This pre-title sequence introduces us to the winning and hilarious trio of friends anchoring the film. Lucy and her besties – “stay-at-home model” Nadine (Phillipa Soo) and acid-tongued Amanda (Molly Gordon) – have been with each other through thick and thin, and their longtime friendship shows with every jab they throw at each other and every moment shared between them. Nadine keeps her dating life away from the group while Amanda forces boyfriend Jeff (Nathan Dales) to not speak to any other women (which is [comically] unfortunate, because we only see him in their company). Lucy seems to be the one who’s under their wings, seeking advice or comfort from them when relationships go south. And each time it does, Lucy collects some random item from the now-ex, resulting in her apartment room turning into what might be considered a hoarding situation.
Through crazy random happenstance, she encounters budding hotelier Nick at very inopportune coincidences – the first while she’s sobbing from her breakup with Max (Utkarsh Ambudkar) and a sudden dismissal from her job, the second while she’s about to confront Max at a restaurant. From here, Lucy and Nick turn from character development sketches to fully fleshed out, with punchy optimist Lucy balancing out Nick’s matter-of-fact and measured persona. He sees things “coming from a mile away and (manages) expectations” while Lucy gins up an idea for an art gallery she can put in Nick’s burgeoning hotel – a collection of donated items from strangers’ defunct relationships, each with its own short story. (One story is so heartbreaking, but as Ricky Jay’s opening narration in The Brothers Bloom puts it, “There’s a sweetness in the mix.”)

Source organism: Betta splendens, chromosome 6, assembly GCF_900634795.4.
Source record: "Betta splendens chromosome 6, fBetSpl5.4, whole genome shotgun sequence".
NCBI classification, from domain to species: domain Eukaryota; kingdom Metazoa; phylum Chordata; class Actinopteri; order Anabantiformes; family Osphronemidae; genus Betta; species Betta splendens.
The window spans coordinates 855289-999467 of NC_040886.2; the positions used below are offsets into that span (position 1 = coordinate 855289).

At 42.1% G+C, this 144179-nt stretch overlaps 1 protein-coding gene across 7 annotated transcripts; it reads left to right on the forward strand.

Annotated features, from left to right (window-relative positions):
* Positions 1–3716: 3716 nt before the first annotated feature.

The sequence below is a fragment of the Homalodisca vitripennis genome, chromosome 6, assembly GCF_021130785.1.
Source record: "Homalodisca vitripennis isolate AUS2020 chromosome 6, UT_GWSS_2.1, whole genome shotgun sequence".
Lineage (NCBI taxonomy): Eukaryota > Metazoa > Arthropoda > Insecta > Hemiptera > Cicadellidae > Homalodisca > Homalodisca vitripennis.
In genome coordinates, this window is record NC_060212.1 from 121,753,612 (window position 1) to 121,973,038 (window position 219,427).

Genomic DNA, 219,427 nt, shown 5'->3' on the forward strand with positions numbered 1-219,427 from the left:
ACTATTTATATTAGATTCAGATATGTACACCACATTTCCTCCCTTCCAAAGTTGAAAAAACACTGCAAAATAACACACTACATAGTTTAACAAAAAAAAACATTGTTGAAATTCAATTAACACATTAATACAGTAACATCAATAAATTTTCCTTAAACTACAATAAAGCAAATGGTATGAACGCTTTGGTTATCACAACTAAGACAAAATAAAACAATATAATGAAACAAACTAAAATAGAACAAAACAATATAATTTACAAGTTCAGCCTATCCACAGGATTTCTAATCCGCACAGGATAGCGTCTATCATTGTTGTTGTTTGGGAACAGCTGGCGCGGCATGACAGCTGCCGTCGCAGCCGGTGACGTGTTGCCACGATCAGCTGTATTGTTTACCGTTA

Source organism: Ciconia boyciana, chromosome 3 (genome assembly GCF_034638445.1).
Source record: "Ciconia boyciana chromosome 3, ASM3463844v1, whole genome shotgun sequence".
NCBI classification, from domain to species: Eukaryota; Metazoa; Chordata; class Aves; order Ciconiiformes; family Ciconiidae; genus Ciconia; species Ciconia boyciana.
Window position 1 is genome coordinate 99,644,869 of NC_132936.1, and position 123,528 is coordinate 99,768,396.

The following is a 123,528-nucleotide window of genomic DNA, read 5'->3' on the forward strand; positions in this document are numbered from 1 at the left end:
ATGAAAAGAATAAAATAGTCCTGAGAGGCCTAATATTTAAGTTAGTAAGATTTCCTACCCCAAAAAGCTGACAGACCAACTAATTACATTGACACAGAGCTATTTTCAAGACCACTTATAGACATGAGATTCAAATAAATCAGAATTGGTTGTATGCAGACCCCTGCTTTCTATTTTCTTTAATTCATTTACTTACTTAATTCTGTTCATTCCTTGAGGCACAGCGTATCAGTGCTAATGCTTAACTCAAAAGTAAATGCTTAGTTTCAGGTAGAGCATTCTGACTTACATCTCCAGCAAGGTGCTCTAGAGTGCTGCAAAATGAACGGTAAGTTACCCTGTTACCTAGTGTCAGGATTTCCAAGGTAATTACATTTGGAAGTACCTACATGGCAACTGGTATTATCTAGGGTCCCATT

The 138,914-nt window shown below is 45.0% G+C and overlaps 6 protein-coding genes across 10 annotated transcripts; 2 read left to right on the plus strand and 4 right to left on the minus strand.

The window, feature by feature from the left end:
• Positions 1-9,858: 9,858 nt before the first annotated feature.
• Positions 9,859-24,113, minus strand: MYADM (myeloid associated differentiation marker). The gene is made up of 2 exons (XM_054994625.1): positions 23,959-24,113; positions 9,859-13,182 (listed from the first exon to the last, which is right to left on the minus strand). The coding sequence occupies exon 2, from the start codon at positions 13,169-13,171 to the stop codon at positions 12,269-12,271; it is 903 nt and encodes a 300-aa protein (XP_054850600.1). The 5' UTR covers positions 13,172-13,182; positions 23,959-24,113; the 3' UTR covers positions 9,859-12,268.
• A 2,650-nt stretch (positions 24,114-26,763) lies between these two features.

There are only a scant handful of scenes which threaten to earmark The Broken Hearts Gallery as your standard rom-com. Don’t be distraught; the film actively takes the mickey out of itself in one of these exchanges, but these little things are easily overcome by Viswanathan’s quick-draw delivery, a staple of hers brilliantly shown in TBS’ comedy “Miracle Workers.” She gives Lucy a determined joie de vivre which can’t ever be extinguished, always ready with a fast riposte and patter which dazzles the ear and makes us smile. Not only does her demeanor shine, she also makes every scene of the quirky, vivacious script count in ways that higher-budgeted rom-coms reach for and fail to attain.